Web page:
Tuesday, December 10, 2013

Garden Update

My little experiment on eliminating the lawn lead to the creation of a couple new small gardens. It's now been almost five weeks. So what's developed?

The radishes have been steadily producing for almost two weeks. I eat a couple for myself but pick a bunch twice a week and trade them for a couple big tomatoes. 
Each week I am sowing another small patch with radish seeds, so the crop keeps coming. 

The Purple Teepee beans are blooming and already starting to produce their first teenie beans (only 3/4 inch long right now). I intend to save these beans for seed production rather than eating them. 
The taro is in the shady section and is doing well. It would be a bit bigger if it was growing in full sun, but I've found that this variety will produce decent corms even in partial shade. It's nice to have something able to produce in the shadier areas, since it's hard to utilize those spots. 
I discovered that when the taro is small, I can add compost ingredients in a trench between the taro rows then cover it over with dirt or grass clippings. As the material rots down it provides more nutrients to the growing taro. Taro doesn't like it's roots stepped on, so once the trenches are filled and covered over, I mulch the taro well and try not to walk in the bed too much. 
This trench composting technique works well for other vegetables too.

Localvore - A New Trend?

Around my neck of the woods, I am almost relieved to see the word "green" not so prominent in the news.  But, oh but, I'm starting to get sick of the increasingly used term "localvore". What's a localvore? Supposedly someone who's diet is obtained locally. That word "local" can have a vast range of interpretation. 

So what's local anyway? Happily for me, much of my food comes from my own place or somewhere within 10 miles of home. That's pretty local in my book! But how local is local for most people, the ones who don't grow their own? Would it be your town and outlying farm area? Or is it ok to include adjacent town areas? Maybe your state or region? But if your state is large, say Texas or California, would it be a stretch to say that someone in San Diego is a localvore eating food produced beside the Oregon boundary?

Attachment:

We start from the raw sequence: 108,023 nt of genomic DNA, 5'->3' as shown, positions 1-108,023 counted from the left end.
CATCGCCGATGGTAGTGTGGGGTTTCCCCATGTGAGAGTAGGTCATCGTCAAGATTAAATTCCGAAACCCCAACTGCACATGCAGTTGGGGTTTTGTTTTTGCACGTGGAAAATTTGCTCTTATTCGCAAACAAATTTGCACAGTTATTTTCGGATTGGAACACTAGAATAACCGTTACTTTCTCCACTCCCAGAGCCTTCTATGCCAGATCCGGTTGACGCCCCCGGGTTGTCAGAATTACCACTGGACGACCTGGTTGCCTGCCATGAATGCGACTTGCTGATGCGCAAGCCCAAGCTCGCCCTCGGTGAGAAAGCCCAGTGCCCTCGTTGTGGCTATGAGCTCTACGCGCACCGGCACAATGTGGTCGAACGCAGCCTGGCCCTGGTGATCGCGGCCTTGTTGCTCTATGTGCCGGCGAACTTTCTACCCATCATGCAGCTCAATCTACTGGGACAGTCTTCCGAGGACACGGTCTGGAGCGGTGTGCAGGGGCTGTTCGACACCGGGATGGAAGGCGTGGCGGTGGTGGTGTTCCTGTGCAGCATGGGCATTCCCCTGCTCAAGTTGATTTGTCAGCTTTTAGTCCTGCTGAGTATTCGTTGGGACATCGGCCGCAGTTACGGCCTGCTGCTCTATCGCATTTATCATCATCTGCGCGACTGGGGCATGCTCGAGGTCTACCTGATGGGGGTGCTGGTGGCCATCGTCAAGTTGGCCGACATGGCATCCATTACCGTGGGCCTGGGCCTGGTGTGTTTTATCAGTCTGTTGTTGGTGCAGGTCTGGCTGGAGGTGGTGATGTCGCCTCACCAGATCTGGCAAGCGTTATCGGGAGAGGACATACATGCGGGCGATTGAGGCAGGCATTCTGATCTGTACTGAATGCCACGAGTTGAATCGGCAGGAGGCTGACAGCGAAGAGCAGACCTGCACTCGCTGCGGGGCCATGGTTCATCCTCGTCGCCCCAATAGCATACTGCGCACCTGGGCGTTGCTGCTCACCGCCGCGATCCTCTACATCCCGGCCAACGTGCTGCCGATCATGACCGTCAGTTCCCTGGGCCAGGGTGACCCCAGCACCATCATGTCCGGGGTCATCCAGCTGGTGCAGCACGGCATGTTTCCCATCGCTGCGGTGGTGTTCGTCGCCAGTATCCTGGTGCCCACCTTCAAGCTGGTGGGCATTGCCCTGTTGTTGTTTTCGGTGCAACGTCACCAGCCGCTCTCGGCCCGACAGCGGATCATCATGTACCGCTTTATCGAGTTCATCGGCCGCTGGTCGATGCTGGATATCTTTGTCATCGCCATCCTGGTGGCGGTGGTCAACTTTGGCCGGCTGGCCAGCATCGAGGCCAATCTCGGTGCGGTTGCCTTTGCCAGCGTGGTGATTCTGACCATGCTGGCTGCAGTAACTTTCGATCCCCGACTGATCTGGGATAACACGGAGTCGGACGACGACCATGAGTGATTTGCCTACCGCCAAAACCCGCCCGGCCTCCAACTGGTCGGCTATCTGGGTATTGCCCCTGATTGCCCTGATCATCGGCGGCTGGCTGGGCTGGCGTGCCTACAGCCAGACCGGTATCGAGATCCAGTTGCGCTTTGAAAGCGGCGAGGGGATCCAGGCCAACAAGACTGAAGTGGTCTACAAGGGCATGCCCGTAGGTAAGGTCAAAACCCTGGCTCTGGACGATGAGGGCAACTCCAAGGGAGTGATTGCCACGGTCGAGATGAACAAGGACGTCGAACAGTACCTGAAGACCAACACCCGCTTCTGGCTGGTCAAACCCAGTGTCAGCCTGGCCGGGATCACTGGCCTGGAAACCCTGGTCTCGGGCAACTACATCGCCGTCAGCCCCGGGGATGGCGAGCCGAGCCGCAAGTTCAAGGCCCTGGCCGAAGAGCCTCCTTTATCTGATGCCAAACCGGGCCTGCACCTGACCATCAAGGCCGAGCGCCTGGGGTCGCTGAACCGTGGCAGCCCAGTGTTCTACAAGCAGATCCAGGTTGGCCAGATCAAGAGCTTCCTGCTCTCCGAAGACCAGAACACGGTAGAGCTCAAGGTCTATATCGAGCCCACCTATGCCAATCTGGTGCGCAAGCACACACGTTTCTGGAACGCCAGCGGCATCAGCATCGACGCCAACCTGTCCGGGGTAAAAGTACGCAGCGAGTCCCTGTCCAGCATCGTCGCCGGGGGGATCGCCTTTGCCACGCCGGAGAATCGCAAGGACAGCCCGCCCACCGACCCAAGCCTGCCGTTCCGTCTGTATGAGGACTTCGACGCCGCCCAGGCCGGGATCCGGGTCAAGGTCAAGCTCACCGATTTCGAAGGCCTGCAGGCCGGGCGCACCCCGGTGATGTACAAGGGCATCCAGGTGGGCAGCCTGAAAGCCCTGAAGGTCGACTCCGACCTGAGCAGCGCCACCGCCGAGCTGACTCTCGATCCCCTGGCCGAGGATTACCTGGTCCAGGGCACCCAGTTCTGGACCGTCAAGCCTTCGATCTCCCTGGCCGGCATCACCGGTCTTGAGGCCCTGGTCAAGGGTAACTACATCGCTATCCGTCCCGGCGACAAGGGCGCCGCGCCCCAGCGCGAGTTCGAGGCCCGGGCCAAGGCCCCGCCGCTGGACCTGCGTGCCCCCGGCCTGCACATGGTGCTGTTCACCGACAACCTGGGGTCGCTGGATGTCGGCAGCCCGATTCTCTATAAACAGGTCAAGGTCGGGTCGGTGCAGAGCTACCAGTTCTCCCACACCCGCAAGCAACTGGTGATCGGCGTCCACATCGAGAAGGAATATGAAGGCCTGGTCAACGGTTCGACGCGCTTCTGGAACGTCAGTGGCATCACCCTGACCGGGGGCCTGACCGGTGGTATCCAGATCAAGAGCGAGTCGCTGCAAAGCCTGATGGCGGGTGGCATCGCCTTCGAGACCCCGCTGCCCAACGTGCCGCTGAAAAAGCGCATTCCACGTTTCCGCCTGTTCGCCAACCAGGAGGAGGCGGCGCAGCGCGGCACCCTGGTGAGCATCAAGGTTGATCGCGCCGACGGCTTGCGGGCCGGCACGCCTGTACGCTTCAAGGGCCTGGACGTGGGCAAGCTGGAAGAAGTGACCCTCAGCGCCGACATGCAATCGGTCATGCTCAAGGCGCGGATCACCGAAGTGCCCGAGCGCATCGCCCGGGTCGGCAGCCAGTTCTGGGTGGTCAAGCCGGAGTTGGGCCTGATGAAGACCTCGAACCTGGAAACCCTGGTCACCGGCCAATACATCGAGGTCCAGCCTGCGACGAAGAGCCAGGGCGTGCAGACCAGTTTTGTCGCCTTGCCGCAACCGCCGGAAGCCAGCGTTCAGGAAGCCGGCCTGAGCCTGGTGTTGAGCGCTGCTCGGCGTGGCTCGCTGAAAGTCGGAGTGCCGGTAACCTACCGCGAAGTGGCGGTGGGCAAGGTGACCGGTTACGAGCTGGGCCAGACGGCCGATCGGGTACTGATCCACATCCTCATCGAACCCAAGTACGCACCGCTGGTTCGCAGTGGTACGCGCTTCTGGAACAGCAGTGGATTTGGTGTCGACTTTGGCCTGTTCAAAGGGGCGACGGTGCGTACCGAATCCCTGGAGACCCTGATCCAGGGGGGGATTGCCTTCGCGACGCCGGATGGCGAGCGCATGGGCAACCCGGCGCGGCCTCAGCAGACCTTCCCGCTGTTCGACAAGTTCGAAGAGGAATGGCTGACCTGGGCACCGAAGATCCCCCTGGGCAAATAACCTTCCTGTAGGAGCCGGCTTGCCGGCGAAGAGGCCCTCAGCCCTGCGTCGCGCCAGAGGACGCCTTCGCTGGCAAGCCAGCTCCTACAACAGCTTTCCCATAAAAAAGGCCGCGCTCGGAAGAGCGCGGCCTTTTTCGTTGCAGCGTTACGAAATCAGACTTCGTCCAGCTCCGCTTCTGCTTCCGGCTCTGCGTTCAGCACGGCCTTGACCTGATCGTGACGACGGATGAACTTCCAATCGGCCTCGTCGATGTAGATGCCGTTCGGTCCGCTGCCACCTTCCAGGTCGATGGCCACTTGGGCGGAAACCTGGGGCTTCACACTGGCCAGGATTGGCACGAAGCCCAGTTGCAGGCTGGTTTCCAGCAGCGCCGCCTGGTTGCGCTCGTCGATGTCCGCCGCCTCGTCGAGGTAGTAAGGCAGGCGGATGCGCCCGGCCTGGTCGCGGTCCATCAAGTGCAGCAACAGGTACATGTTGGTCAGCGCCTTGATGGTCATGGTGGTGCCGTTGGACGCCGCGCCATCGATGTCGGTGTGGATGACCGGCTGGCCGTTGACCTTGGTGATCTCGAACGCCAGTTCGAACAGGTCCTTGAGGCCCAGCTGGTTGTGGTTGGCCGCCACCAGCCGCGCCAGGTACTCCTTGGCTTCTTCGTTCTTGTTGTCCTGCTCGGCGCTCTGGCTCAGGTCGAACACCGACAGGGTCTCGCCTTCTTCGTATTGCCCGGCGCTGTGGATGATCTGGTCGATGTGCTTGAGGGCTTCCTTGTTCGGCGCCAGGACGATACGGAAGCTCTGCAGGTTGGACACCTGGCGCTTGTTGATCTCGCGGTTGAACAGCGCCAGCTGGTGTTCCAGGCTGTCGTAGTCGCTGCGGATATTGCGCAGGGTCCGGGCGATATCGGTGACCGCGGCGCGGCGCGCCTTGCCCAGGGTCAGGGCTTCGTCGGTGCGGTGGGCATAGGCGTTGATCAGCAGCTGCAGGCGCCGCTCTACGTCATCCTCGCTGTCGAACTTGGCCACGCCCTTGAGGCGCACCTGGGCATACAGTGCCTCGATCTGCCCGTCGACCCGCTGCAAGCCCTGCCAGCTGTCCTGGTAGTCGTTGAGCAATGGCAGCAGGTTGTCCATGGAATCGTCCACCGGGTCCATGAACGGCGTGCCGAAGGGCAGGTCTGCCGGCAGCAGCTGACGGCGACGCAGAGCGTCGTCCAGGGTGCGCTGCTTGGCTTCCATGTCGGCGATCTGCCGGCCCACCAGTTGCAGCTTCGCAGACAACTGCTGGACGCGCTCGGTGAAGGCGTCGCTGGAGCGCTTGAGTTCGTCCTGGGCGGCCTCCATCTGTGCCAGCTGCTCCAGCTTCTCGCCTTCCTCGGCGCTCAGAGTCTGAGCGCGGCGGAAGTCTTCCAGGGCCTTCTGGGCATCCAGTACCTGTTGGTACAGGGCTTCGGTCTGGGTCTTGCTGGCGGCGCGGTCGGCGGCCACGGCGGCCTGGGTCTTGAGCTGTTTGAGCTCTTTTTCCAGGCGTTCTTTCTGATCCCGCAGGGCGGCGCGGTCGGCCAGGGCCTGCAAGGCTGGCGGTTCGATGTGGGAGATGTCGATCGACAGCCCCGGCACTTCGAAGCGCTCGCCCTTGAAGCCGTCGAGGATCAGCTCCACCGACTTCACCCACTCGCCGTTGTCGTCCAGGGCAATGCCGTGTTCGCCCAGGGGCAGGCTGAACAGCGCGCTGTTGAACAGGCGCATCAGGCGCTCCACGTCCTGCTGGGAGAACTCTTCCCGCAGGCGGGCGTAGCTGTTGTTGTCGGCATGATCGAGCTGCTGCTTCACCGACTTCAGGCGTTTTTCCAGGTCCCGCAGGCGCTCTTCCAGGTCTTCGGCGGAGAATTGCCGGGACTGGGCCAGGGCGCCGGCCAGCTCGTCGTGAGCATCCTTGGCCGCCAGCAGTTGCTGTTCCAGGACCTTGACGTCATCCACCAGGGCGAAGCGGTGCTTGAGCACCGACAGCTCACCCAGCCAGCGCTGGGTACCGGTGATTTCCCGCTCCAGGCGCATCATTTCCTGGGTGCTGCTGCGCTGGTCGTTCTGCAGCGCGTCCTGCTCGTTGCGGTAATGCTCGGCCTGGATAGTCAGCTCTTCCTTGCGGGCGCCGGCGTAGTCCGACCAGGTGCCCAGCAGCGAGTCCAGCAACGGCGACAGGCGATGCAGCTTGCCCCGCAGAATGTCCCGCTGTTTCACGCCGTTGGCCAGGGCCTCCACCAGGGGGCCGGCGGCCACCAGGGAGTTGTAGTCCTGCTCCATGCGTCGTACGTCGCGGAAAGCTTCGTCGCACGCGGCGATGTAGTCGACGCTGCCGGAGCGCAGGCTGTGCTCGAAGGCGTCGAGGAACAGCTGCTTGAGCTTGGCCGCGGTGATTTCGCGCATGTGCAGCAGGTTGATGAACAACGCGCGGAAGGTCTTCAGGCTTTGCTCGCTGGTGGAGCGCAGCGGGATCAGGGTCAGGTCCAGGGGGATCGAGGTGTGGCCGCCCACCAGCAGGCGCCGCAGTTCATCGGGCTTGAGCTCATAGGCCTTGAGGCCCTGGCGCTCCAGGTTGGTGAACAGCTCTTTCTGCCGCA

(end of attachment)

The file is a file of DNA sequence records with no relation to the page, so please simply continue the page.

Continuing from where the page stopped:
Ooooo,here it goes again. I feel a headache coming on. Advil, aspirin, shot of whiskey. Where are those dang bottles! Help! 

I gather that depending upon who I talk with and in what situation, the idea of localvore can vary greatly. A person will say that they are trying to be a localvore meaning that their food comes from Ka'u district. But the next person (and the local news media here) seems to mean any food produced on Big Island. But get the Honolulu news media involved, and localvore will mean anything produced in the entire state. Now I'm seeing things stretching because imported foods are being mixed in with local stuff and still being called localvore menu. Just how much non-local food can a chef add to the dish and still say its local? 

<<<<<popping more Advil>>>>>>

Do I call myself a localvore? Answer, a flat no. First of all, it's not my personal mission to eat 100% local sourced. My goal is to be fairly self reliant, but that does not equate to being localvore. I could be self reliant by trading my surplus for outside goods. And that's exactly what I sometimes do. (Now if I could only get Costco into my trading network. Wouldn't that be something!) But I am still buying certain things from the stores, who in turn ship the stuff in. Plus I'm still working on food I had stashed away.......stores of canned corn, chicken broth, V-8 juice, and other assorted canned items. And I have no plan on discontinuing my enjoyment of eating almonds, cashews, pretzels, rice, applesauce, noodles, assorted herbs, and crackers. I no longer use much of these store bought items (other than the nuts) and I don't feel the least bit guilty eating it.